Kate: And it’s observing it through micro facial expressions, which is not something that humans can easily see. And I’ll admit when I went through it, I was trying to like see if I could trick it by having different facial expressions in different areas. But I think as we see with a lot of the technical side of things,  the computer, I think, was smarter than me. And I think it figured out what my underlying reaction was, which did actually surprise me in a couple of occasions. 

When Technology Knows Us Better Than We Know Ourselves

Kate: And I mentioned this in the webinar, but it was interesting because one of the things that, you know, we know as advisors when you really are diving in with a client to look at is, what is the life they want before creating the plan to get there. Most clients don’t know what they want. You know, you’re going through life, you’re checking the boxes, you’ve got your job and your kids and your family and school and house and you don’t actually pause to go, okay, this might be what I’m quote unquote supposed to be doing, but is it what I want to be doing? Is it what is truly deep down important to me? 

And that’s what I am so fascinated with with what you  are building. And there are other applications that you’re using it for. It’s not just on the financial advice side. So you are really are diving into this on a grander scale. But you know, keeping it with the advice side, it opens up very interesting conversations I even just had with myself. You know, I’m home alone, so I’ll talk to myself a little bit. 🙂  But I can only imagine the conversations that it would have between spouses as well. And my husband is an airline pilot, so he’s gone flying empty planes full of other pilots right now… Cause that’s who’s flying. But I was curious when he gets home, I might have him do it as well because I think that would open up an interesting conversation. As much as we are in alignment on like everything other than how to load a dishwasher, I wonder if this would, you know, show some differences.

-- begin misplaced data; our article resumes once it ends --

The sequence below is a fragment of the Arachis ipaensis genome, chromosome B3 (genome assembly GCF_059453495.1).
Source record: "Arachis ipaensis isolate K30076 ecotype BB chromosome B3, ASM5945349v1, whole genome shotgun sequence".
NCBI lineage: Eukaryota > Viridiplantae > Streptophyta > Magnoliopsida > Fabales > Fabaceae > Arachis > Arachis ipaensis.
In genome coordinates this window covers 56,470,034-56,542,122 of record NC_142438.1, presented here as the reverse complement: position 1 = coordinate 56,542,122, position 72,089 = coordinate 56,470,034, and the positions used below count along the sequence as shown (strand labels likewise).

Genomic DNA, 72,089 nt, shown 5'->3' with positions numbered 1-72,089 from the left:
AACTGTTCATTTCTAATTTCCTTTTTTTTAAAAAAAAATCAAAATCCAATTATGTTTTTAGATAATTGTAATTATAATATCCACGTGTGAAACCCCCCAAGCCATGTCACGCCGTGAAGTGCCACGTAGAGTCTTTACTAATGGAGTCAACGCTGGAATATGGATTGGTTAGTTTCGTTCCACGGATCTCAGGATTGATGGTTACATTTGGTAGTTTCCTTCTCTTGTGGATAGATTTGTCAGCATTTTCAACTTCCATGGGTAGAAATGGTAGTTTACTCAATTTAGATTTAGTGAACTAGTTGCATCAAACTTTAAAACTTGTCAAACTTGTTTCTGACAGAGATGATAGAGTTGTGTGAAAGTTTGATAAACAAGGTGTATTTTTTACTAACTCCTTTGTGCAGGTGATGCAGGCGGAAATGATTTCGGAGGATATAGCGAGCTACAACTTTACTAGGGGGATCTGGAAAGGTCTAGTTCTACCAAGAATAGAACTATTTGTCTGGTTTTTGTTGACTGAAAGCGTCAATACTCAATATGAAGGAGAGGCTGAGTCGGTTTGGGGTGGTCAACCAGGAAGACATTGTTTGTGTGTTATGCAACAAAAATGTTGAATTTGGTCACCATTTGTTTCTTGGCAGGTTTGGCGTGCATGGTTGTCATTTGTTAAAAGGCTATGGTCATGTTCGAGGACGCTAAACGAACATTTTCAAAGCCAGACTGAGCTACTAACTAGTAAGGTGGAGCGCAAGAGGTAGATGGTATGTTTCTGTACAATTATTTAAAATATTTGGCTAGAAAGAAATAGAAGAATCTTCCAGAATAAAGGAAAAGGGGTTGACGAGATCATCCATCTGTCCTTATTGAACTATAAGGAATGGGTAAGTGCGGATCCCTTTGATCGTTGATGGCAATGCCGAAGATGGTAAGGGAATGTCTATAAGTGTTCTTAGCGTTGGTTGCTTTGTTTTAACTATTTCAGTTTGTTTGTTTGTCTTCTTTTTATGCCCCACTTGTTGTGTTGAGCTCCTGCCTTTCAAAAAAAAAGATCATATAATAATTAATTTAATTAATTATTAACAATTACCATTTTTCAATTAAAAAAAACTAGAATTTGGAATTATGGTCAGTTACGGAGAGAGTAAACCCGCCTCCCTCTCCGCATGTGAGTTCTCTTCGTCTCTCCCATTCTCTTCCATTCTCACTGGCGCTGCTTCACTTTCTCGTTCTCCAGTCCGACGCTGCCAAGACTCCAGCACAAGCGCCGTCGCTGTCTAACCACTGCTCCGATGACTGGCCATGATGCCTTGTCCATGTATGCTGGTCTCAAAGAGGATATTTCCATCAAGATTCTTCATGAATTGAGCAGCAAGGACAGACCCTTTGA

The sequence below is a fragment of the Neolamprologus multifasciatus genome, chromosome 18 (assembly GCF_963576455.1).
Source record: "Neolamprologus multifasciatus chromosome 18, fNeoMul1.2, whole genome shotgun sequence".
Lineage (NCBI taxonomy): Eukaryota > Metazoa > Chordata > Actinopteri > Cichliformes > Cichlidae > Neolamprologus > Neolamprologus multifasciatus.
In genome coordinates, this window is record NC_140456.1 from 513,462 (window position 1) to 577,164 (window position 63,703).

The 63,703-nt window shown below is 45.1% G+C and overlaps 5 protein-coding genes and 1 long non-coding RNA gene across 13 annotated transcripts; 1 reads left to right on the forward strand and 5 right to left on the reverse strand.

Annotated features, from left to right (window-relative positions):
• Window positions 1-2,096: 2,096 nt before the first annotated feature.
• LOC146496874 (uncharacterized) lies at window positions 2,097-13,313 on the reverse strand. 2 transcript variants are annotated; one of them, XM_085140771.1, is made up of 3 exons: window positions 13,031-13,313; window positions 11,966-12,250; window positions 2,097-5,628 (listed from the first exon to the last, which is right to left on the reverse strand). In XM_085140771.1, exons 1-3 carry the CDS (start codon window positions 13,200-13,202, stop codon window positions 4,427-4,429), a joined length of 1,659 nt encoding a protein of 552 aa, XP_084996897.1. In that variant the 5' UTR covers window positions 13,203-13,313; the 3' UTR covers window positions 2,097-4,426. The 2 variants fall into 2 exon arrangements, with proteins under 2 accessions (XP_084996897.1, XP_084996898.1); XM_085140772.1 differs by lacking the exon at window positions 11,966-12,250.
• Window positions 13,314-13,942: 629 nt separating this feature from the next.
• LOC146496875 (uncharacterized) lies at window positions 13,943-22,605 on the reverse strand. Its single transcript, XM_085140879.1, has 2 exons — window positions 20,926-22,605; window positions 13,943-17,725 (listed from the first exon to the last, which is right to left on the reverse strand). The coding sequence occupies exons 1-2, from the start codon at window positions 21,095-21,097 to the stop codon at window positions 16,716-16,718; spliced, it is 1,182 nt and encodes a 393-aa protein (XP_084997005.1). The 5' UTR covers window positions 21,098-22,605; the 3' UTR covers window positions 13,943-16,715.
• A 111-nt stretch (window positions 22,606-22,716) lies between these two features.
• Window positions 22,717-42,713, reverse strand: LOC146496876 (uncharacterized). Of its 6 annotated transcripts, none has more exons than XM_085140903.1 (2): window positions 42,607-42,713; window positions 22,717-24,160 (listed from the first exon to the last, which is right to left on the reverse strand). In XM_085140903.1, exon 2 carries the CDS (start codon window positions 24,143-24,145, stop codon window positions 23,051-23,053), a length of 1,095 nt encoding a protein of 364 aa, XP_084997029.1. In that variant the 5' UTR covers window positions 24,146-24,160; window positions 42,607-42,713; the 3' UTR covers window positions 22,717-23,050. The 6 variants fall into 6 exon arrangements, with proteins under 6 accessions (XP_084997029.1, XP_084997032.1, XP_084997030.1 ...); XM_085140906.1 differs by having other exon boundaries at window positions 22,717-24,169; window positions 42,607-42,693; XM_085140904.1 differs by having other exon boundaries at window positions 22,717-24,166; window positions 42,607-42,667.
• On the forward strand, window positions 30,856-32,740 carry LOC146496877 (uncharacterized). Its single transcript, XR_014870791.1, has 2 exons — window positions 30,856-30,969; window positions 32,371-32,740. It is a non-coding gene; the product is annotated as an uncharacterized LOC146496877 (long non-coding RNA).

Dave: Yeah. We did extensive client interviews, obviously as a, as a startup and back in a lab environment. And the spousal advisory situation is especially important, today, but also in places like Asia, right, where typically, this is generalizing, but the female tends to be the CFO. They run the financial wellness of the family organization. Then the man goes and makes money and works and does all this stuff. 

So it’s kind of, they need to be in alignment on the topics. And typically people aren’t and they aren’t aware of it or they haven’t addressed it. And so it’s good to have that conversation with an unbiased third party, which is your trusted advisor. You can say, where are we actually on the health situation that we have, taking care of your joint parents,  have we talked about that in last time? Because the days of stock picking for clients and making commissions on that, at least from my perspective were over a while ago. Some people can generate a good book off of that, but I think that longer term you want to be that trusted person who we can help the client through difficult situations and also, you know, happy, great situations. So yeah, that’s why we, that’s why we built this.